Mites and Hastisetae-exposure — More Cases in Point.

Fig. 004. Dermestid beetle larval hastisetae, magnified in the EntomoBiotics lab to approx. 750x. Note the spearpoint heads on each hastiseta, and the tubercles --- spaced along each hastiseta shaft --- that are arranged so that, as the shaft penetrates deeper into the skin, mushroom out to contaminate the wound path with microscopic allergens and microbes picked up as the larva forages for food.

Fig. 5. Dermestid beetle larval hastisetae, magnified in the EntomoBiotics lab to approx. 750x. Note the spearpoint heads on each hastiseta, and the tubercles — spaced along each hastiseta shaft — that are so arranged that, as the shaft penetrates deeper into the skin, they mushroom outward and contaminate the wound path with microscopic allergens and microbes, picked up from the skin of the affected individual or earlier, as the larva foraged for food. Such contaminants can be significant causes of irritation, considering that it is common for human skin to host a variety of pathogens, and that such larvae often feed on carrion.

In many cases the cause of a sufferer’s skin lesions has nothing to do with bed bugs, or is a consequence of inordinate stress conditions in the individual’s life, including that of having to deal with a suspected case of bed bugs. Lesions caused by mites, or by hastisetae exposure from carpet beetle larvae, that produce dermatological eruptions in susceptible persons, are good examples. Many other OTBB issues, like necrotizing spider bites, and bites from ticks, chiggers, and so on, can produce bed-bug-like signs and symptoms in people.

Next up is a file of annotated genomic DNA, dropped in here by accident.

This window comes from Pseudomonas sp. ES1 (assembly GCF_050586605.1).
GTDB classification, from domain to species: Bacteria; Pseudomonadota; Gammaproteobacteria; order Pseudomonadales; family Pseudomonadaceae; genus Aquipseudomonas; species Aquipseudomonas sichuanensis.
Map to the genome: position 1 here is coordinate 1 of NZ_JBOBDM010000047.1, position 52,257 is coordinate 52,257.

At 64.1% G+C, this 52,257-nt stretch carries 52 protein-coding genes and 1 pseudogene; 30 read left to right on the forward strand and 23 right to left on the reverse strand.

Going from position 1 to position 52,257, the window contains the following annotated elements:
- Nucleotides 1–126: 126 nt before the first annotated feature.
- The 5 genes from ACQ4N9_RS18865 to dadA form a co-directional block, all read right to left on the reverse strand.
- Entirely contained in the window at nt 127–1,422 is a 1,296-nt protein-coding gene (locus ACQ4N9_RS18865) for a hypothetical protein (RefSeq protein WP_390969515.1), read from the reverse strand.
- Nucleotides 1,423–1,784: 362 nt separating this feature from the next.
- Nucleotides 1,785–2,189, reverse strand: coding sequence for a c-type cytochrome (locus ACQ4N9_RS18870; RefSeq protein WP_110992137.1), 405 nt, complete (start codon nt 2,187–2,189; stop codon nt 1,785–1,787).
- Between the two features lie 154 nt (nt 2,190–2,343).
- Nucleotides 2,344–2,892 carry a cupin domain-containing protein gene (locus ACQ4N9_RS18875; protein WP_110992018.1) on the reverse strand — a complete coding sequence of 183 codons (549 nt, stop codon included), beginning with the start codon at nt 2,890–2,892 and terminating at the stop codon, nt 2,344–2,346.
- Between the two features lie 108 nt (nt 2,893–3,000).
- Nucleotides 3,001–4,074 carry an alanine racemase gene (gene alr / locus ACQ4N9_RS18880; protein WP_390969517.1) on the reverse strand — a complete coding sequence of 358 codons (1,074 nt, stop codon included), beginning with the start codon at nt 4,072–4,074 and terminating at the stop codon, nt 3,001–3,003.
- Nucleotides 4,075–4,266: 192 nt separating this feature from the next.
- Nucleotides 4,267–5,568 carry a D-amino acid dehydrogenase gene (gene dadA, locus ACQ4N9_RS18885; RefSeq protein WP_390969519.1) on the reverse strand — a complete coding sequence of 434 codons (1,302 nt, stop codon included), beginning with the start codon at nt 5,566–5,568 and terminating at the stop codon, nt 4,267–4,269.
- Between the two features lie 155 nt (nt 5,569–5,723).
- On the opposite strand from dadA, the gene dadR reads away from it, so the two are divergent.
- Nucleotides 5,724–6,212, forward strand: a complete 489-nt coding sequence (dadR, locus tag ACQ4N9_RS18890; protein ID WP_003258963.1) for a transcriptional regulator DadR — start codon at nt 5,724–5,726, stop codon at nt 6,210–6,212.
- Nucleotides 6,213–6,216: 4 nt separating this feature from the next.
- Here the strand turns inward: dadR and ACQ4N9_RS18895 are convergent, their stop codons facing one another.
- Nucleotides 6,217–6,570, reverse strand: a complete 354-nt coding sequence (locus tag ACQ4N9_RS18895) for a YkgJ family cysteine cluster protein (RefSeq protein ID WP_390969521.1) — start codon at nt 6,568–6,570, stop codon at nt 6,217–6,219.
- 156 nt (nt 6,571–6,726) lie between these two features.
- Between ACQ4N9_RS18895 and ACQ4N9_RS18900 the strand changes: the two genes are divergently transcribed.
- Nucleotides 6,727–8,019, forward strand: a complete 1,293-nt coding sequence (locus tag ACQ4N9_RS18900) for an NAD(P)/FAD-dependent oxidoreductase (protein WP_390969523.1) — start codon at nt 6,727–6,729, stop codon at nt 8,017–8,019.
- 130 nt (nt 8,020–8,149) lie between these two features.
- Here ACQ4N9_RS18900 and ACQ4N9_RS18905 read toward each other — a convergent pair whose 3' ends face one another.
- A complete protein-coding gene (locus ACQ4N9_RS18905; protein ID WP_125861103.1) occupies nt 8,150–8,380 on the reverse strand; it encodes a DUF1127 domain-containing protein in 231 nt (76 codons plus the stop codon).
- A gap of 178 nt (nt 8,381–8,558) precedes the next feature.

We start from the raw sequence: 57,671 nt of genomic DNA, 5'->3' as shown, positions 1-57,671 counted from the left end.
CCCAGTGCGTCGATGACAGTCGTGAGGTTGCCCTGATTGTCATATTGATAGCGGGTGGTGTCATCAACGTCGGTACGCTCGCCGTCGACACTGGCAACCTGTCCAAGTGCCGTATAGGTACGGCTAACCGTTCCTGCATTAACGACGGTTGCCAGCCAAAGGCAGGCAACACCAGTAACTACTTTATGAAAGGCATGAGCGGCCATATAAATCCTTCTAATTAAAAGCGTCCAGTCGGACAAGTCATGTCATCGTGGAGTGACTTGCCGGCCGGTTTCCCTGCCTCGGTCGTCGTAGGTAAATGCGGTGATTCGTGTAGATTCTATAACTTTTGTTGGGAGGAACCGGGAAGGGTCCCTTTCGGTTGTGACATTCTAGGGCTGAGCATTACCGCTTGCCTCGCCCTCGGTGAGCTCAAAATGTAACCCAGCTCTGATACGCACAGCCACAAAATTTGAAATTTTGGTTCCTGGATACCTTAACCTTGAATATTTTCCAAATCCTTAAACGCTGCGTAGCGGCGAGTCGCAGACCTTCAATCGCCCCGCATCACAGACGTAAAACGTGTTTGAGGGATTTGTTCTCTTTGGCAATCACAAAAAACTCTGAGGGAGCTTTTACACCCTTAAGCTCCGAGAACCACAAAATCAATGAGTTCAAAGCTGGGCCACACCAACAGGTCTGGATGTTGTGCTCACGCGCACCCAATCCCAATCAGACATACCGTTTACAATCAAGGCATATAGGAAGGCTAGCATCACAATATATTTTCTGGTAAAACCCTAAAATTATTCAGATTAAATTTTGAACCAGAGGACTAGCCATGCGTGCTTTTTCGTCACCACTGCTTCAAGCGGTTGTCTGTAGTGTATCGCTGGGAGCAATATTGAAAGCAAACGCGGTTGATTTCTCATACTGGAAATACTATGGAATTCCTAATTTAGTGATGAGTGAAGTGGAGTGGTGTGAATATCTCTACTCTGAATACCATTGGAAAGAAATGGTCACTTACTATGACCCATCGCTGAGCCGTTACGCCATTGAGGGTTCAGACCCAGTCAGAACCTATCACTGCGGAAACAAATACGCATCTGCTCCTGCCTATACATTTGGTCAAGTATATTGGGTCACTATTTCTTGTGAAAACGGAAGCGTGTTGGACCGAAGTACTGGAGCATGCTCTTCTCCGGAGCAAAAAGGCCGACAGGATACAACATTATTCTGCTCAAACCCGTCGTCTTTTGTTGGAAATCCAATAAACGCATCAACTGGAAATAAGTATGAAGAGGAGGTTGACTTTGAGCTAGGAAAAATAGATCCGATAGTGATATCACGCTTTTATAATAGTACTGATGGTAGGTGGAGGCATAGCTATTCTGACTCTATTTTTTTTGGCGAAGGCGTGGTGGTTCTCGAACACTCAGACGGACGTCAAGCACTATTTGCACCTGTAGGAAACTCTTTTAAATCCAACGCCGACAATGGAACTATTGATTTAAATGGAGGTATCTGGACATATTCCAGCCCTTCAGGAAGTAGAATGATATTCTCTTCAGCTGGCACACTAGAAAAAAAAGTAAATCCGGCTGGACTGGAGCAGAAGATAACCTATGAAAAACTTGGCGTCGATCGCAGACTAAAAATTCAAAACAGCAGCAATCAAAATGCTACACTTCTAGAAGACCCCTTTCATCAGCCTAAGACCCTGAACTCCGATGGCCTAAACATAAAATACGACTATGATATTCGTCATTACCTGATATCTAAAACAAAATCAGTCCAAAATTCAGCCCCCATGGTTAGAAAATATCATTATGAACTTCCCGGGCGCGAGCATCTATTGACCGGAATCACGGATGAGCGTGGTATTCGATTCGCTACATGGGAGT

For these reasons it is very likely that a large fraction of the bed bug treatments carried out in Texas today are done in response to OTBB issues when no bed bugs are involved. Much of the time, the consumer will actually believe the treatments they paid for were worth the cost, because the lesions cease. Usually, though, when OTBB issues are involved, that is not the case. If the lesions were caused by chiggers, the sufferer’s skin lesions would have ceased even if no treatment whatsoever was carried out. By contrast, when bat or bird bugs that emanate from nests or roosts are involved, the cyclical recurrence of their infestations can continue for years and result in much needless expense, annoyance, and emotionally-draining experiences.

That’s why, whenever skin lesions of any kind are suspected to be caused by insects inside a home, forensic pest management provides the best chance of getting things right.

But, isn’t Forensic Pest Management More Expensive than Classical Pest Control?

It is natural to suppose that having a pest management issue diagnosed by a forensic pest manager costs more. Because most forensic pest inspections require added training and equipment, a nominal inspection fee may be charged, particularly if the inspection results in a recommendation that no treatment is appropriate or necessary. Often, though, when it is explained prior to an inspection visit that a small inspection fee — to defray the costs incurred by the investigator to come to the site and perform the inspection — will be incurred, the prospective client will complain that most exterminators perform bed bug inspections for free.

That’s true.